The Cultural Gutter

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"We are all in the gutter, but some of us are looking at the stars." -- Oscar Wilde

The Clothes Of Hercule Poirot (And Captain Hastings)

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Gentleman’s Gazette has a piece on the sartorial splendor of Hercule Poirot and of Captain Hastings in the BBC television adaptation of Agatha Christie’s Poirot mysteries.

“As Much As I Can, As Black As I Am: The Queer History of Grace Jones”

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At Pitchfork, Barry Walters writes about Grace Jones. “One night in 1993, I finally got my chance to see Jones perform at a local gay nightclub and took my friend Brian, whose partner Mark was too sick to join us….She didn’t back away from the elephant in the room: She dedicated one song to artist […]

Return To The Planet Of Monkeys vs. Robots

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It’s time to return to a question I first confronted five years ago in  “A Matter of Evolution: Monkeys vs. Robots” and faced again in“Terror of Monkeys vs. Robots.”  The eternal question of Monkeys vs. Robots. Not just who would win in a fight. That question has been ably considered by James Kolchaka in Monkey […]

Luchadores Photographed with their Families

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Remezcla has a gallery of Lourdes Grobet’s portraits of luchadores with their families and a bit of an interview with her. (Yes, the luchadores are in their masks and often wearing suits or casual wear, which is the best thing). (Thanks, Matt!) “Father and warrior, the masked wrestler is the perfect metaphor for the duality […]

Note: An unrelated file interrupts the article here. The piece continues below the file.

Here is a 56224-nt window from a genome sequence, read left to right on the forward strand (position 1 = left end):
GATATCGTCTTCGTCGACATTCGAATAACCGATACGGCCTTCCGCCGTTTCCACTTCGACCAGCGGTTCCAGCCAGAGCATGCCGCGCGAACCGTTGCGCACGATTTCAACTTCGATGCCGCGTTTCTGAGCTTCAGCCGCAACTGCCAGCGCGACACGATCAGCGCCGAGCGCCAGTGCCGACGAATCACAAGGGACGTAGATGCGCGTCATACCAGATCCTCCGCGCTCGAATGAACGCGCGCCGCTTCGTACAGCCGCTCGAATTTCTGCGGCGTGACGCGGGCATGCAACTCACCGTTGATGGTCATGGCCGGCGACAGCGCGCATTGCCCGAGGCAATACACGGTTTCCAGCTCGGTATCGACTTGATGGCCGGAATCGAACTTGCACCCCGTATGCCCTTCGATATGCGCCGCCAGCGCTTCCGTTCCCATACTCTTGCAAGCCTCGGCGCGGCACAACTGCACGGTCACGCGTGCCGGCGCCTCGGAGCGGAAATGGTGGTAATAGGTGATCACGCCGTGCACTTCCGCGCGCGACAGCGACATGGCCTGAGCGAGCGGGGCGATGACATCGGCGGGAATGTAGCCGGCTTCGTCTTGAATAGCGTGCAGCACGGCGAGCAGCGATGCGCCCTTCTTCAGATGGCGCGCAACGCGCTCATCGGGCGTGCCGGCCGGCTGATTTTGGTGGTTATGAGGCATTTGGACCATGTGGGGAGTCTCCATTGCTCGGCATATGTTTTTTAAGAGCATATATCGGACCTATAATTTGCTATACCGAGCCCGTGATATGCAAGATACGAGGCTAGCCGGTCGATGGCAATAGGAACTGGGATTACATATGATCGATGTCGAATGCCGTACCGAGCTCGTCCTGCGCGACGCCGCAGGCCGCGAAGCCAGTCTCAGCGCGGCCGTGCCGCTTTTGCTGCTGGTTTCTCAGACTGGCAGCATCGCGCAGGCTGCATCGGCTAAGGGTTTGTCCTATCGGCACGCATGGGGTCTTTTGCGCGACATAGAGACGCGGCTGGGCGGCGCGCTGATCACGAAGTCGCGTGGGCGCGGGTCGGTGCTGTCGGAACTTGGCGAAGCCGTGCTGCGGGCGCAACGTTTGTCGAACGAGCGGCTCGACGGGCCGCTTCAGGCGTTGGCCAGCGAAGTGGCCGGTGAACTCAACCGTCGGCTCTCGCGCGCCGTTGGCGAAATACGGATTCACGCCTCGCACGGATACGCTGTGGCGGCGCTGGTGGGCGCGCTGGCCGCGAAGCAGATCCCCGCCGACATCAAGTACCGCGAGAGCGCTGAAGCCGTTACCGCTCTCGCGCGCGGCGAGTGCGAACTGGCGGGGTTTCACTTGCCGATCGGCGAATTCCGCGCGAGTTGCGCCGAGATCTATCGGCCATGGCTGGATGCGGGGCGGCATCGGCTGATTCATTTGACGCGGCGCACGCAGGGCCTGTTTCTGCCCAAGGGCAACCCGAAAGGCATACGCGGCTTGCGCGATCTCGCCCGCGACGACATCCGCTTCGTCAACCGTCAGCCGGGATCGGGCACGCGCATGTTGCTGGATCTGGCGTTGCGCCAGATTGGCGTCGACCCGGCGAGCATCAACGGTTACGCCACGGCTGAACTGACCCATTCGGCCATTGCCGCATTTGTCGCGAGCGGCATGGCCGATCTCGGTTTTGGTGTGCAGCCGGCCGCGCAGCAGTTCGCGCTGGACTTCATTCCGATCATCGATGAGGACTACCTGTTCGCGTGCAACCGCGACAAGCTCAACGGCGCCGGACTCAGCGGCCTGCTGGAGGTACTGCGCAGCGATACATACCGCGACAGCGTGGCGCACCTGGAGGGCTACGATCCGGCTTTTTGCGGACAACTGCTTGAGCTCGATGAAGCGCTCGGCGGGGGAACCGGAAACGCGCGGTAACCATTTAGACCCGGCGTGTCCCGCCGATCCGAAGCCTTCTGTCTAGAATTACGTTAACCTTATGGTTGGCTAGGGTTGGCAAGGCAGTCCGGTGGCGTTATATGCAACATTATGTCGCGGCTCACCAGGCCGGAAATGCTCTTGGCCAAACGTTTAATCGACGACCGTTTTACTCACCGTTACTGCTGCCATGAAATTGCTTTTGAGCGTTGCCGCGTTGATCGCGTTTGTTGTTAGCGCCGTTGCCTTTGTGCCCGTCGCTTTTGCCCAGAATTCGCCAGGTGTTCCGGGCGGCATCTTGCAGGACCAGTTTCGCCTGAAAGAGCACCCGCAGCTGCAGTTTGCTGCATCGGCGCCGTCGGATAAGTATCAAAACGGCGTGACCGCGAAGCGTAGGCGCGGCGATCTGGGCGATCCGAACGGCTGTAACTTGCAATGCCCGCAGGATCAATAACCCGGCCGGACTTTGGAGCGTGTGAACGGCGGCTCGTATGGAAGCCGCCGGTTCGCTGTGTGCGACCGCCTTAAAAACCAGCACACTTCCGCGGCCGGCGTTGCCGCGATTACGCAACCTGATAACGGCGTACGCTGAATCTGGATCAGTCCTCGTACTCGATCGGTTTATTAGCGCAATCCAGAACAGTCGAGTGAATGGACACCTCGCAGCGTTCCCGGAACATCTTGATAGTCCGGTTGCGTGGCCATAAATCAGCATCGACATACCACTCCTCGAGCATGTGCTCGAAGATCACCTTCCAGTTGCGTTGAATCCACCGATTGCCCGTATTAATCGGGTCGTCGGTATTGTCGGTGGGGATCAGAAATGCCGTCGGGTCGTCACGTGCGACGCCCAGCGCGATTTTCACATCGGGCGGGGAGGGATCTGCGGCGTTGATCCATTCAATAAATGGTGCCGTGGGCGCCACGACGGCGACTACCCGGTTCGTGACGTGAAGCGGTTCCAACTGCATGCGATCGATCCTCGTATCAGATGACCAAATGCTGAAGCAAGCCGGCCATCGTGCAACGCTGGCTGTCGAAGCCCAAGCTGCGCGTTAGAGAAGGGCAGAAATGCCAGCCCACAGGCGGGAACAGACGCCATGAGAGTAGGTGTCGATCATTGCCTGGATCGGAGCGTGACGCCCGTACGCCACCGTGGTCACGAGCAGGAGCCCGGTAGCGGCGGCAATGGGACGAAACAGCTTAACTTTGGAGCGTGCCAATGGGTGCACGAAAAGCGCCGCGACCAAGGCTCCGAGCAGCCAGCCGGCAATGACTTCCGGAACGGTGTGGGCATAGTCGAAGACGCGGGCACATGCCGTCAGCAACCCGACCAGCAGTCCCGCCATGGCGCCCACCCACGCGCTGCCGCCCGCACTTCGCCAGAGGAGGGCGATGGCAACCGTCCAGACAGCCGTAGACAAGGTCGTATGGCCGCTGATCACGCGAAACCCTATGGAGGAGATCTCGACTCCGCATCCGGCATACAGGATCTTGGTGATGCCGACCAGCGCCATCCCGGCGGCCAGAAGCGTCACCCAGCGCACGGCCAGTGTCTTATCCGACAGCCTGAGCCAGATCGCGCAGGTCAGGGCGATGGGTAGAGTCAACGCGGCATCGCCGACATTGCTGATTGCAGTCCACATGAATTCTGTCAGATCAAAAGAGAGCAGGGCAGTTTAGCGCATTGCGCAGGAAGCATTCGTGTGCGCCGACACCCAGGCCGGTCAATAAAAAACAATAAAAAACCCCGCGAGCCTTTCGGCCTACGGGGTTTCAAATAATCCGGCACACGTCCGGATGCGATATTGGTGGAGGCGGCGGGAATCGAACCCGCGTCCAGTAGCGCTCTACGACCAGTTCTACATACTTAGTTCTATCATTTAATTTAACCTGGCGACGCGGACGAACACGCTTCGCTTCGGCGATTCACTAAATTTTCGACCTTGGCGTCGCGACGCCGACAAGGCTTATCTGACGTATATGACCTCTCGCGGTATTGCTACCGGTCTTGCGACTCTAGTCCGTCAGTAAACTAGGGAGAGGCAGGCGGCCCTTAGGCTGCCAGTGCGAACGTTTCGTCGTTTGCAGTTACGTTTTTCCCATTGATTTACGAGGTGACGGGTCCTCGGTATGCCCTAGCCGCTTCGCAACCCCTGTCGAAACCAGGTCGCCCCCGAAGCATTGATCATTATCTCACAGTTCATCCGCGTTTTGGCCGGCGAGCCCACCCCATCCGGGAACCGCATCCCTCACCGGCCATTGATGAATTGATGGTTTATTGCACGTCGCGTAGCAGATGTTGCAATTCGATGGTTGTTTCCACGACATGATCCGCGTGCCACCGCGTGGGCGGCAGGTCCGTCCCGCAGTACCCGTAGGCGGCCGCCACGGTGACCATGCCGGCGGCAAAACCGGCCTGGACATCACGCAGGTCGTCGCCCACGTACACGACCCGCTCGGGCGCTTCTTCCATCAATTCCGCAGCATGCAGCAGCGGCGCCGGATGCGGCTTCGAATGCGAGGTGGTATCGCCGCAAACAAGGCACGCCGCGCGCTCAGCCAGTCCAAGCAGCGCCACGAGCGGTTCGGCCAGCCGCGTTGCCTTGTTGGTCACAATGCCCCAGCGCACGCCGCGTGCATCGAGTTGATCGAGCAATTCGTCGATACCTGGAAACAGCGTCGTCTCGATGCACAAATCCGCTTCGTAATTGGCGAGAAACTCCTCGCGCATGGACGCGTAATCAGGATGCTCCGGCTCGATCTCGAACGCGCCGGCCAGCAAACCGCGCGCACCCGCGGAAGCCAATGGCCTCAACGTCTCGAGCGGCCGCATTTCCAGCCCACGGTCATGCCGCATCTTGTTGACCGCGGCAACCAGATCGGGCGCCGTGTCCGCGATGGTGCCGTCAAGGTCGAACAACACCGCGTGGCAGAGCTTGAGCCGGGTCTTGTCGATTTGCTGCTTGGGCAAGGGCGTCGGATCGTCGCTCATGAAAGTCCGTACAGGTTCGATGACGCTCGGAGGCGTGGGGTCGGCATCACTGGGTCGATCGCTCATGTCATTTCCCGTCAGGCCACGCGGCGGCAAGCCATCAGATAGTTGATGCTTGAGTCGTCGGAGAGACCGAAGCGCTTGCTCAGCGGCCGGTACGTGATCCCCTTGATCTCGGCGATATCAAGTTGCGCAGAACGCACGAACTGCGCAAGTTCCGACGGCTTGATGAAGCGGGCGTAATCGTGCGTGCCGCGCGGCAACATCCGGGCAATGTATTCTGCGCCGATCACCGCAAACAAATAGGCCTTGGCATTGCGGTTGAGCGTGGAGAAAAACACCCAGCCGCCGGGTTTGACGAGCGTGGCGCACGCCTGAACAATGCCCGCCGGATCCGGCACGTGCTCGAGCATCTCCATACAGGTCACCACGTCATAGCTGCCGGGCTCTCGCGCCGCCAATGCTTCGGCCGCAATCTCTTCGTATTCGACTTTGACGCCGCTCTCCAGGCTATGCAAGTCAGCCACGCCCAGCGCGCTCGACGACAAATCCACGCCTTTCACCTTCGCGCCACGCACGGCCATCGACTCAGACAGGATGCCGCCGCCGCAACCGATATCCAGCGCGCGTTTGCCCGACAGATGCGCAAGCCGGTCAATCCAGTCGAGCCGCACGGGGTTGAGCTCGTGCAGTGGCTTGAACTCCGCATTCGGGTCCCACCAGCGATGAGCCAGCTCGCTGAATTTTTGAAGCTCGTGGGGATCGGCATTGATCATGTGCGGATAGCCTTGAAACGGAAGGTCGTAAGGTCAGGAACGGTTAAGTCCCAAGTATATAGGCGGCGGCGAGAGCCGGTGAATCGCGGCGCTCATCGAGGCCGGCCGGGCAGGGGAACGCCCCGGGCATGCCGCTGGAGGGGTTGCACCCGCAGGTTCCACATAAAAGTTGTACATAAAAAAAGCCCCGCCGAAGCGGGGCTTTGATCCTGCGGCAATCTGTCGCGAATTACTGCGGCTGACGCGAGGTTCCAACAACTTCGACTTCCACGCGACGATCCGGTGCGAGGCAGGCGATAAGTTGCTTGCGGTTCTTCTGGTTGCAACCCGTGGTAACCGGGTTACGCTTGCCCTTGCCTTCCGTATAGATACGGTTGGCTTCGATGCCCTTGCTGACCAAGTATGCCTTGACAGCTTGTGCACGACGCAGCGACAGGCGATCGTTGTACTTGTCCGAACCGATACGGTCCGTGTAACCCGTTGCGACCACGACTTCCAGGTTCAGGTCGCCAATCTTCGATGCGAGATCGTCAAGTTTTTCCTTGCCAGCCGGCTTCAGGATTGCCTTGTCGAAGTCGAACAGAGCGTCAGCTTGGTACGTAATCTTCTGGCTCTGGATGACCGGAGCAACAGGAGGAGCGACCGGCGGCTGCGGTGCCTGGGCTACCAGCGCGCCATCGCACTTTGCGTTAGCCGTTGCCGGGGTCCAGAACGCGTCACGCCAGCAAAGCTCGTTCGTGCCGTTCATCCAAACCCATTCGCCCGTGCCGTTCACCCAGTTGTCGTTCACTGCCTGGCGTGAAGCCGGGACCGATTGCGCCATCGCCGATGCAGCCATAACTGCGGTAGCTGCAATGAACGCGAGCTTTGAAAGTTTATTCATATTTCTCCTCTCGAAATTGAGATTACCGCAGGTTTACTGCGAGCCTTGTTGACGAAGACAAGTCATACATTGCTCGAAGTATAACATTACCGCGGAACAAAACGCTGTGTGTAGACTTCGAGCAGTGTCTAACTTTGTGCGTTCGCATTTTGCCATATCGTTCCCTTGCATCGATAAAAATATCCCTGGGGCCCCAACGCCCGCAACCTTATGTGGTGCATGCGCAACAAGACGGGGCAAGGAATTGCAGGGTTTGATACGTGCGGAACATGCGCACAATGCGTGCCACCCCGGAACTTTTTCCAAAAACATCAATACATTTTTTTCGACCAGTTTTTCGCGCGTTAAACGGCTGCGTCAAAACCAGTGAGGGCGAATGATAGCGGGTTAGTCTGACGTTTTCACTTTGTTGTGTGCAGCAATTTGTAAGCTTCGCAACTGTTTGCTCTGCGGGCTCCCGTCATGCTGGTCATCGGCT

“Without America’s Soap Operas We Would Never Have Gotten Mad Men

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“Over the last couple of weeks, I’ve been binge-watching one of the most innovative series on television. Like many of the gems of the current TV renaissance, it features extended narratives with complex plots, intricate backstories, and layered characters. Its approach to storytelling is remarkably adventurous, shattering television, and even cinematic conventions.  I’m speaking, of […]

“13 Barrier-Breaking Women of Early Cinema and Old Hollywood”

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Friend of the Gutter, Nitrate Diva writes about 13 women who helped shape cinema. “Hollywood is, in many ways, a more male-dominated environment today than it was 90 or so years ago. Scary, huh? In order to perpetuate a culture where more women make movies now, we need to recognize the women who made movies in […]

Gail Simone on Yvonne Craig

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Gail Simone remembers Yvonne Craig. “I knew a lot of boys who wanted to be Batman. But from that day to this, I wanted to be Batgirl. And to me, Yvonne Craig was Batgirl.”

Interview with Amy Poehler

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Hadley Freeman profiles Amy Poehler. ‘“Amy made it clear that she wasn’t there to be cute,” Fey writes. “She wasn’t there to play wives and girlfriends in the boys’ scenes. She was there to do what she wanted to do and she did not fucking care if you like it.”’

“What Made This Man Betray His Country?”